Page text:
Prepress Developments

January 15, 2010

The hardware and software required to turn an image into a press-ready plate continues to advance as technology reaches far into digital realms.

Prepress Developments

Forthcoming software from EskoArtwork will allow prepress personnel to design and view shrink labels on screen.

The hardware and software required to turn an image into a press-ready plate continues to advance as technology reaches far into digital realms.

By Jack Kenny

The sole purpose of prepress, in flexography and other print processes, is to convert an image into a printing plate. That simple goal requires skill, intelligence and the proper tools. More and more, it means that the prepress specialist has to have an understanding of color and its scientific parameters, of the complexities of the print process, and the challenging nature of the printing plate. Prepress has evolved from the old camera and film days to a digitally controlled process that brings forth amazingly crisp and powerful images. Many are those who still produce plates using conventional plate washing systems, but the digital imaging and processing format that began to emerge a dozen or more years ago has taken hold and has changed the prepress landscape forever.

The move away from film to digital flexo plate imagers was a major change in the imaging process. It allows digital images to be delivered to the surface of the photopolymer plate with great accuracy and repeatability. Several imaging equipment manufacturers made the move to adapt their film imagesetter technology to address the characteristics of a carbon mask surface on the plate. This required higher output lasers than those typically used to expose light sensitive film. The process involves ablation of a mask that has thickness, and production of an image that has smooth and crisp edges ready for UV exposure. This technology is similar among all manufacturers, but the delivery system — how the image is digitally transferred to the plate surface — is handled differently from one to the next.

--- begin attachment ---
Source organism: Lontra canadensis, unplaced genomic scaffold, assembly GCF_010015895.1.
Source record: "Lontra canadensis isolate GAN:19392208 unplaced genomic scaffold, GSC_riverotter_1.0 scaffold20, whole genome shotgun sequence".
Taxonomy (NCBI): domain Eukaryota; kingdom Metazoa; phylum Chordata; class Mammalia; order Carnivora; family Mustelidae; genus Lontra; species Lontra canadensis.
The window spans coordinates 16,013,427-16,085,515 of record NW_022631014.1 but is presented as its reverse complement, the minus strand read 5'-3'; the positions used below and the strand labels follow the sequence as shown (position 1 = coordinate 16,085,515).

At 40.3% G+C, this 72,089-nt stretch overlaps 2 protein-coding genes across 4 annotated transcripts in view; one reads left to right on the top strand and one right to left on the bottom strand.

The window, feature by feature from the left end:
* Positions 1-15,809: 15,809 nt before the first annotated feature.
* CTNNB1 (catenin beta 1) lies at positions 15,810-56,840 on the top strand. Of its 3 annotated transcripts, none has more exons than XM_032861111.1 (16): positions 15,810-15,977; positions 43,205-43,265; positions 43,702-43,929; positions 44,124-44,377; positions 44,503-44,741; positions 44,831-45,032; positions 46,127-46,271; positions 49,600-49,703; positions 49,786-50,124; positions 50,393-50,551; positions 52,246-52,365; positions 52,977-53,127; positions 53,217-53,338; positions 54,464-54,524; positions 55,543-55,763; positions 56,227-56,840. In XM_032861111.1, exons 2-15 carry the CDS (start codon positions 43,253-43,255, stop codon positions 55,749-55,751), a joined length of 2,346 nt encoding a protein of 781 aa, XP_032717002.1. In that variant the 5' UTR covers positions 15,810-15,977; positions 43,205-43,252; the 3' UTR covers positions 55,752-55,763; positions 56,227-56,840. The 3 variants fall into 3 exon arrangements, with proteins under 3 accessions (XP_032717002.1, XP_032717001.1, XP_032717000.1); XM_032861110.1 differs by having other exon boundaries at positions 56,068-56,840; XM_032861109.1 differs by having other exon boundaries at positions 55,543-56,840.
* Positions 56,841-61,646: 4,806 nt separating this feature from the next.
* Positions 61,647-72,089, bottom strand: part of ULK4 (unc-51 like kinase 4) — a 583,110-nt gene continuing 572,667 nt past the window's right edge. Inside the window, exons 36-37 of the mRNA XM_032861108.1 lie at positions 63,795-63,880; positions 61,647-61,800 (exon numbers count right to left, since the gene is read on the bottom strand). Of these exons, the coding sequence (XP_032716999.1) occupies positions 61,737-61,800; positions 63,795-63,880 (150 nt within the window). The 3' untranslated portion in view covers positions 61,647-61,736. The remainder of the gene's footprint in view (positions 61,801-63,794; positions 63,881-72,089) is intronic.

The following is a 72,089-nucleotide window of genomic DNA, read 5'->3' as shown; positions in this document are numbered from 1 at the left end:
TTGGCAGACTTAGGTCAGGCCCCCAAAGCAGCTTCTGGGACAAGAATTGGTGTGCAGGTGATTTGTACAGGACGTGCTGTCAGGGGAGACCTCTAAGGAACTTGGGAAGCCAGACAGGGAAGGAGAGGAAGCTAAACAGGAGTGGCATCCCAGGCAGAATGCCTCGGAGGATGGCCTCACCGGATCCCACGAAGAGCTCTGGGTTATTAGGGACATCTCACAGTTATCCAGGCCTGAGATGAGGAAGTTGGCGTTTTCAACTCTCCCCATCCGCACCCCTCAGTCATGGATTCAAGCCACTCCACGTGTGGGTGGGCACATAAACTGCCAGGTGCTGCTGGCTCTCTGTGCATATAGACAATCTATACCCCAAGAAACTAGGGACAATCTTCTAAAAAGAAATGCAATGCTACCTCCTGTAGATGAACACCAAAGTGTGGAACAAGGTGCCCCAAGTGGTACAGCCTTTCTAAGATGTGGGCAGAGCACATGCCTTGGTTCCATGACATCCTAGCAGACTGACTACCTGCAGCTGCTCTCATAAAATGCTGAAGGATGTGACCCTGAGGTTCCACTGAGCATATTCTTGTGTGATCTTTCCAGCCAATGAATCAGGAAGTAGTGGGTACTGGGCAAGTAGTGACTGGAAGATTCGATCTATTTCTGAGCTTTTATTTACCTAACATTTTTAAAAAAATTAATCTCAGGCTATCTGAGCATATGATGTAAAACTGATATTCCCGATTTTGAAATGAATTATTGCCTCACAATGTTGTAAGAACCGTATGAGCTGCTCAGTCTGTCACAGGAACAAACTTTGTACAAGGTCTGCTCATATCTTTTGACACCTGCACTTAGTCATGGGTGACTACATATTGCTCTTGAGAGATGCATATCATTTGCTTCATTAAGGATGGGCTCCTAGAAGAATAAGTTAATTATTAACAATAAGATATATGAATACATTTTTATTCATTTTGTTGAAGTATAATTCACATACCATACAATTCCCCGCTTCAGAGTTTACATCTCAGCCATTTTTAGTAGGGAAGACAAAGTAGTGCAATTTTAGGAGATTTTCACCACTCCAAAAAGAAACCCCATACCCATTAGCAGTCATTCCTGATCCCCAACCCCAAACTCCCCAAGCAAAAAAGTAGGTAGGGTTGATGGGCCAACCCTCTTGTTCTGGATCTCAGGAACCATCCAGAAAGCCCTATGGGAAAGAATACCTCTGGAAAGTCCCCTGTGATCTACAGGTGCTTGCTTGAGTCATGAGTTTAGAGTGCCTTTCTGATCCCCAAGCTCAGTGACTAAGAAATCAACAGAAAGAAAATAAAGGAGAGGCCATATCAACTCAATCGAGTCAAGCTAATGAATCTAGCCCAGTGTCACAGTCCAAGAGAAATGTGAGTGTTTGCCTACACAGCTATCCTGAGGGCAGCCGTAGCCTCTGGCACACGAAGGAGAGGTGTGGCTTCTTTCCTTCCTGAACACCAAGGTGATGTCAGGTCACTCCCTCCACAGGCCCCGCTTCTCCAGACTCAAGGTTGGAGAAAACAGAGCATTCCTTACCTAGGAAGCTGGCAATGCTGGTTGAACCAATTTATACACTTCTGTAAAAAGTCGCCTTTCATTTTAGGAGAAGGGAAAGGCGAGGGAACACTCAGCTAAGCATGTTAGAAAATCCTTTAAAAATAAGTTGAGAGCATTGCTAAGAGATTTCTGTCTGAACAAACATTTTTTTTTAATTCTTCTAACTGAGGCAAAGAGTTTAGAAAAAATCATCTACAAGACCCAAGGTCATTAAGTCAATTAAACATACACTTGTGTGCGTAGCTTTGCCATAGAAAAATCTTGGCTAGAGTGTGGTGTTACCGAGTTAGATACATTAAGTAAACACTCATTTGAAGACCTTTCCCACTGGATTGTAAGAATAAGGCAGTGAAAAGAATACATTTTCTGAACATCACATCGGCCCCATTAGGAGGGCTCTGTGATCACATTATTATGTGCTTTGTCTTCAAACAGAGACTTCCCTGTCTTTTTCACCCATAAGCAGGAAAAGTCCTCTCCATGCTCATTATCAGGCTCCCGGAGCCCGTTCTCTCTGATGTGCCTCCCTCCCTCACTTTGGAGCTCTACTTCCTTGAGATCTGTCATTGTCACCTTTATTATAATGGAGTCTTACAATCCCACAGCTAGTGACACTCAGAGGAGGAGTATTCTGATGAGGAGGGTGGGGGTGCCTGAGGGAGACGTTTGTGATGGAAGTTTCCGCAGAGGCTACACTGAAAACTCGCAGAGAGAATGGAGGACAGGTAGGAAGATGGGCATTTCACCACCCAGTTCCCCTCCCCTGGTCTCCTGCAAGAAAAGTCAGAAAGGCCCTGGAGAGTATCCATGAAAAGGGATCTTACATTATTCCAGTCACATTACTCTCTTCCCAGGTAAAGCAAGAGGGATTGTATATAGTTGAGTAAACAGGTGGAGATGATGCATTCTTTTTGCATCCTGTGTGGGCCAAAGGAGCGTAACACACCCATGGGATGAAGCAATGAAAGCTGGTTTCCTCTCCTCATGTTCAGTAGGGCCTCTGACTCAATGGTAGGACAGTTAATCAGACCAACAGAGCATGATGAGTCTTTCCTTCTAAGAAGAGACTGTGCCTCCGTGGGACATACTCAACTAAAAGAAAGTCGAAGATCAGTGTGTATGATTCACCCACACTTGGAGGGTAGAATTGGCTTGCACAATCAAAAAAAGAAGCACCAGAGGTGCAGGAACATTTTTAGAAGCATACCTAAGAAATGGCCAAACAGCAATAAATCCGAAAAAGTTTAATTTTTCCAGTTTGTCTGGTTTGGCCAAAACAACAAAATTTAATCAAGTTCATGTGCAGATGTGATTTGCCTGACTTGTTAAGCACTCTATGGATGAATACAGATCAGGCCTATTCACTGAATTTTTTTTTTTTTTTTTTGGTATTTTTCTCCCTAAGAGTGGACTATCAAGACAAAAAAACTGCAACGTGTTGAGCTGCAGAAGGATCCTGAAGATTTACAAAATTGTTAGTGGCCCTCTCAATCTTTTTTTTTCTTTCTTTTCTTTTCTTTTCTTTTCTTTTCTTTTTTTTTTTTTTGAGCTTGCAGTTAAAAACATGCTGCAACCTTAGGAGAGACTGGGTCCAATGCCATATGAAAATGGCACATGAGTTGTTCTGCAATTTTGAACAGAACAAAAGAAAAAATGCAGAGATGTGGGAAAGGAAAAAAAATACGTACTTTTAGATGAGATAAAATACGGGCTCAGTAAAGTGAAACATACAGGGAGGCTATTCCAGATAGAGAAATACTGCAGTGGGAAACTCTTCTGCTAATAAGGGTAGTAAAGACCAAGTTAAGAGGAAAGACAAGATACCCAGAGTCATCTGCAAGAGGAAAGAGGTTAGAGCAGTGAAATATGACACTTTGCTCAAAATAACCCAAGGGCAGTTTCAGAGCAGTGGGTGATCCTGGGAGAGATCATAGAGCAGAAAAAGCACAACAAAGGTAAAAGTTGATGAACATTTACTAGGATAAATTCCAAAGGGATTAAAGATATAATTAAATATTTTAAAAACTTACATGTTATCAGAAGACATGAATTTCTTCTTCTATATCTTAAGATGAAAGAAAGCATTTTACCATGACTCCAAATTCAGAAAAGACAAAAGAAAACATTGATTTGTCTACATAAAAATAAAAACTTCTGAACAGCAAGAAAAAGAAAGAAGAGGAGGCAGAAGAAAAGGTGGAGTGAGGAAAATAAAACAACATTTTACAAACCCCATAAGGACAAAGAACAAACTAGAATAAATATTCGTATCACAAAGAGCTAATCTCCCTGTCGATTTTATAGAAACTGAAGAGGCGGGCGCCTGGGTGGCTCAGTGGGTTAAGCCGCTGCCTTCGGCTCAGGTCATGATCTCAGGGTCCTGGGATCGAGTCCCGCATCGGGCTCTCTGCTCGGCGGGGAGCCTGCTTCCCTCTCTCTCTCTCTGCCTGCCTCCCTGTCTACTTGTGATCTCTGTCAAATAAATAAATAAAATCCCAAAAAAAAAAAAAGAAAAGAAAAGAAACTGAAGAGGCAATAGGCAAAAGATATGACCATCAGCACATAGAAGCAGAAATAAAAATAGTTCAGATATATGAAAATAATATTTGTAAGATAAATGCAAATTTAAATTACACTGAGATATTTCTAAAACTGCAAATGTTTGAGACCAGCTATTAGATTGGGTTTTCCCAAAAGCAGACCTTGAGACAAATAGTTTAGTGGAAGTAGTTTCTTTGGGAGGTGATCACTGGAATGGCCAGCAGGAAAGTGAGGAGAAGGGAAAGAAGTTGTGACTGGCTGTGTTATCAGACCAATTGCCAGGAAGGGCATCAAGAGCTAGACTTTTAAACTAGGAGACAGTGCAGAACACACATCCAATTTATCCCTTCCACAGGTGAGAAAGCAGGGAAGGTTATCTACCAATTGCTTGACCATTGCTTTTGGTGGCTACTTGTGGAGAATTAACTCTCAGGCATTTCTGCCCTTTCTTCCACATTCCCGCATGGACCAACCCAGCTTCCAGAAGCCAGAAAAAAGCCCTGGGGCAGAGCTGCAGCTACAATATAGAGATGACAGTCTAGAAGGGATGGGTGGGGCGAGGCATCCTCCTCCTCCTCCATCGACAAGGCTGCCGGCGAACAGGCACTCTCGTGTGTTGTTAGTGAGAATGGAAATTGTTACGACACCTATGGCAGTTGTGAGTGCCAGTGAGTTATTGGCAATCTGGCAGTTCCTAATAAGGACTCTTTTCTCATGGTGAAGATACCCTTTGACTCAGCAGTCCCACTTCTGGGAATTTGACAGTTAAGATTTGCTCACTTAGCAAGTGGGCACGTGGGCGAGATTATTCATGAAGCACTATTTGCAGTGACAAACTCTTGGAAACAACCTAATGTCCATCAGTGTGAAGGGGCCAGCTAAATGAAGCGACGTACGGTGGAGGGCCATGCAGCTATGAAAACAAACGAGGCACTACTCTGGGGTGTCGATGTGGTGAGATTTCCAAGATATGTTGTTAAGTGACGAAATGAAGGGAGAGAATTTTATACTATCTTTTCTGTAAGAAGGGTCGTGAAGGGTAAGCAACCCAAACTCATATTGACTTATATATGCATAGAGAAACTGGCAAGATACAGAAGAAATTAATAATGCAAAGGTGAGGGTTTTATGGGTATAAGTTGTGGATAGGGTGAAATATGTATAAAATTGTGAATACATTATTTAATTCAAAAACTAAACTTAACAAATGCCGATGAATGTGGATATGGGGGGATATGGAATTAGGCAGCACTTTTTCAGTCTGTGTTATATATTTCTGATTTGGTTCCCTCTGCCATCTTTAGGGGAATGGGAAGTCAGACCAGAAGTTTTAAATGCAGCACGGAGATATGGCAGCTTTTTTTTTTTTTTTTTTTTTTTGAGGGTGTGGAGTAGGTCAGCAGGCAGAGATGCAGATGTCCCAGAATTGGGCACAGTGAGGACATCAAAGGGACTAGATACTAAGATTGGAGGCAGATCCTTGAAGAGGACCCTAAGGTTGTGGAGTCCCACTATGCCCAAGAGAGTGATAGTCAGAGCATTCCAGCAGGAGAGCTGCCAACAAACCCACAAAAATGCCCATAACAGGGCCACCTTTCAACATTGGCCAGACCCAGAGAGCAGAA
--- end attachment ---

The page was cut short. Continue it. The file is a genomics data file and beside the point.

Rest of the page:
The comment most heard from those who have adopted the digital platemaking systems is consistency. While quality might be argued still, there’s no debate about the consistency of the plates, time after time. Over the years, those who had panned the new process have dwindled in number, having seen the results of comparative trial after trial, many times in their own environments.
Prepress will continue to pursue technologies that render packaging products ever more pure and pleasing to customer and consumer alike. Here are a few.

DuPont Packaging Graphics

Late in 2009, DuPont Packaging Graphics announced the development of the Cyrel XD Hybrid Digital Plate System. DuPont holds many firsts in the flexographic industry, including the development of the first photopolymer plate. In the late 1990s the company unveiled a new system for plate processing, a dry thermal system called FAST, which has become extremely popular in the narrow web industry.